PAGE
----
Linux DIG Command – DNS Lookup utility with examples

Overview :

DIG  stands for domain information groper. DIG is a dns lookup utility in UNIX like operating System. It performs DNS lookups and displays the answers that are returned from the name server(s) that were queried. Most DNS administrators use dig command to troubleshoot DNS related problems because of its flexibility, ease of use and clarity of output. Digcommand can operate in interactive command line mode or in batch mode by reading requests from an operating system file. dig by default uses /etc/resolv.conf and queries the name servers listed there.

Example:1 Understand DIG command Output

Synatx : # dig <Domain Name>

#  dig nextstep4it.com

dig

When we pass any domain to dig command it simply try to display A record (IP Address) Output of above dig command includes the followings sections:

HEADER : It shows the dig command version number and other  header information.

QUESTION SECTION :  It displays the what question has been asked , in my case “dig nextstep4it.com” means what is A record(ip address) of nextstep4it.com

ANSWER SECTION : It displays the answer of the questions being asked in question section , so it displays the A Record of nextstep4it.com

AUTHORITY SECTION: It displays which  DNS name server that has the authority to respond to this query. Basically this displays available name servers of domain.

Example :2 Query NS records of a Domain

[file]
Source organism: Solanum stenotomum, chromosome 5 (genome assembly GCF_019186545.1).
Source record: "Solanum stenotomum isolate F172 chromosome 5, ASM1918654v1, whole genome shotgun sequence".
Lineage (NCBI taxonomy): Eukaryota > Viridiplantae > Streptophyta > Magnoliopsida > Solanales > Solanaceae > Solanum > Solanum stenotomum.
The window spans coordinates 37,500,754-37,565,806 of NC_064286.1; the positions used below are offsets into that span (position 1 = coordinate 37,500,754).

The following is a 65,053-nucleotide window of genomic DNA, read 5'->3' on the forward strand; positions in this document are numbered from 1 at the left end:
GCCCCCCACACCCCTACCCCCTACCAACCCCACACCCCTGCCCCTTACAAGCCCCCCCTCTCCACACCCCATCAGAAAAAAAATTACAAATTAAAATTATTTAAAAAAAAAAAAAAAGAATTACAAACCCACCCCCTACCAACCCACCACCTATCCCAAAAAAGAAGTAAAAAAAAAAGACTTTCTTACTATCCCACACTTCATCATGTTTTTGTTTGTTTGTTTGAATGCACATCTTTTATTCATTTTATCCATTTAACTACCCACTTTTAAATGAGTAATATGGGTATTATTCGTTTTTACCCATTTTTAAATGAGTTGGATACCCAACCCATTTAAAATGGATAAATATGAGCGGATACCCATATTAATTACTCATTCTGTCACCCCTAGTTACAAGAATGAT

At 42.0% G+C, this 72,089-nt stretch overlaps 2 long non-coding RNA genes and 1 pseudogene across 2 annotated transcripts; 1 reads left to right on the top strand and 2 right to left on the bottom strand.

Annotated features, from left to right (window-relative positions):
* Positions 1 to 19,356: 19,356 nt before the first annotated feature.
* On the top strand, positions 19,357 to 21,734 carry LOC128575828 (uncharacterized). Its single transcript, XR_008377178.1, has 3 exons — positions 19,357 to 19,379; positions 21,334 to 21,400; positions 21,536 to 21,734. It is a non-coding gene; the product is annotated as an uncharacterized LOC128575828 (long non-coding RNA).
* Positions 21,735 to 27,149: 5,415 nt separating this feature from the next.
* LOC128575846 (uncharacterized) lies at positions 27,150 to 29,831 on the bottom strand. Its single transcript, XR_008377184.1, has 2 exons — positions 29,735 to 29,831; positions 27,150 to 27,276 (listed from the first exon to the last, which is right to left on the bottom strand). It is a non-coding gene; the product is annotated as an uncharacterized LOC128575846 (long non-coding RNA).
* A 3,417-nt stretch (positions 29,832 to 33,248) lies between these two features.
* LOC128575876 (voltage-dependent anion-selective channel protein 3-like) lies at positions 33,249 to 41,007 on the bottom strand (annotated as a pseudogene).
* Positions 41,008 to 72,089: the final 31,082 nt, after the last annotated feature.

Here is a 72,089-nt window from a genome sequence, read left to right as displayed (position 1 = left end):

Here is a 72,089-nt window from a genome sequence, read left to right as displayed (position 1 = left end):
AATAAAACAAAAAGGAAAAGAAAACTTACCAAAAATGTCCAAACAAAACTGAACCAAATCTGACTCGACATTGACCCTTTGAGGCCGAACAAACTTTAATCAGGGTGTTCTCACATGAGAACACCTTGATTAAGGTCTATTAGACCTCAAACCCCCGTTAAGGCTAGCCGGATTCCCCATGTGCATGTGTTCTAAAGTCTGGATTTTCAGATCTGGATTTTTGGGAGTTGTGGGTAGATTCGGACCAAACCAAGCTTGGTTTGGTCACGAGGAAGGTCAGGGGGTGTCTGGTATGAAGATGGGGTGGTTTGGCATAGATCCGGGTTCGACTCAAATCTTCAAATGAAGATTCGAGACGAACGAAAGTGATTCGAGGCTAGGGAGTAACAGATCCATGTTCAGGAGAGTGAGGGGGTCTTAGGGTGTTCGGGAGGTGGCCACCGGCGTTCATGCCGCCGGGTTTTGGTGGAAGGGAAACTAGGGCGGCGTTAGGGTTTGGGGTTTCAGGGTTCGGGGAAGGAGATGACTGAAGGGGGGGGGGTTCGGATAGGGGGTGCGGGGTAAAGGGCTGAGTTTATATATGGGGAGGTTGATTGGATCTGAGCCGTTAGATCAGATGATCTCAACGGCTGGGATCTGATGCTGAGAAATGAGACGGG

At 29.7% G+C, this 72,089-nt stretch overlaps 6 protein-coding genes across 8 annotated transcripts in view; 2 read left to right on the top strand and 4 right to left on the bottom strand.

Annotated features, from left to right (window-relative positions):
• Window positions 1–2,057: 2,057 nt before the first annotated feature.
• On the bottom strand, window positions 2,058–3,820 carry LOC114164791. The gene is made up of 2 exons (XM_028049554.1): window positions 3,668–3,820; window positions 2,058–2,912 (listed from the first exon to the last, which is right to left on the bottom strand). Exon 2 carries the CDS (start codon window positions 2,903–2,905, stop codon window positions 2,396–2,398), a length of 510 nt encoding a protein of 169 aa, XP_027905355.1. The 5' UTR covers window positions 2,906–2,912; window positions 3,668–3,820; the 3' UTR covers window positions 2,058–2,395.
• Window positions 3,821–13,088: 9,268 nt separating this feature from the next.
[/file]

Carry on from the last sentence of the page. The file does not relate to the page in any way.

Syntax : # dig <Domain Name> -t <DNS Record>

# dig nextstep4it.com -t NS

dig-ns

In the above command nextstep4it.com is the domain name , -t is option after which we specify which DNS record to Query.

Example:3 Query MX records of a domain

Syntax : # dig  <Domain Name>  -t  MX

# dig google.com -t MX

dig-mx

Above command shows that google.com domain has 5 MX records which has different priorities.

Example:4  Query SPF (Sender Policy Framework) Record of a Domain

SPF Sender Policy Framework (SPF) is an email validation system designed to prevent email spam by detecting email spoofing, a common vulnerability, by verifying sender IP addresses.

Syntax : # dig  <Domain Name> -t txt

#  dig google.com -t txt

output  will be :

;; ANSWER SECTION:
google.com.    354    IN    TXT   “v=spf1 include:_spf.google.com ip4:216.73.93.70/31 ip4:216.73.93.72/31 ~all”

Example:5 Reverse lookups using -x option i.e mapping addresses to names

Dig command by default shows A record (ip address of a domain) but using -x option we can do the reverse lookup.

Synatx : # dig  -x  <ip-address> +short

#  dig -x 173.194.41.182 +short

Output :

lhr08s04-in-f22.1e100.net.

To get the full details of reverse lookup , just remove “+short” option

Example:6  DNS lookup using specific DNS server.

DIG command by default uses DNS servers mentioned in /etc/resolv.conf file, if we want to do DNS lookup using specific DNS server , use below example :

Synatx : # dig @<DNS Server> <Domain Name> -t <Type of DNS Record>

# dig @4.2.2.2 google.com -t MX

 

Example:7 Display Only ANSWER SECTION in Dig Command Output

Method:1

# dig <Domain Name>  +nocomments +noquestion +noauthority +noadditional +nostats

Where :

+nocomments – Turn off the comment lines
+noauthority – Turn off the authority section
+noadditional – Turn off the additional section
+nostats – Turn off the stats section

Method:2

# dig <Domain Name>  +noall   +answer

Instead of using options “+nocomments +noquestion +noauthority +noadditional +nostats”  use  +noall (this will  turns off answer section also), so add   +answer which will show only the answer section.

#  dig google.com +noall +answer

dig-noall

Example:8  Multiple DNS Query using ‘dig -f’ option

Syntax :# dig -f <file name>  +noall +answer

create a file “bulkquery.txt” and mentioned the Domain Names , in my case I have used the below :

# cat bulkquery.txt
google.com
yahoo.com
centos.org

Below Command will query MX records for the domains mentioned in “bulkquery.txt” file

#  dig -f bulkquery.txt -t   MX +noall +answer

dig-answer

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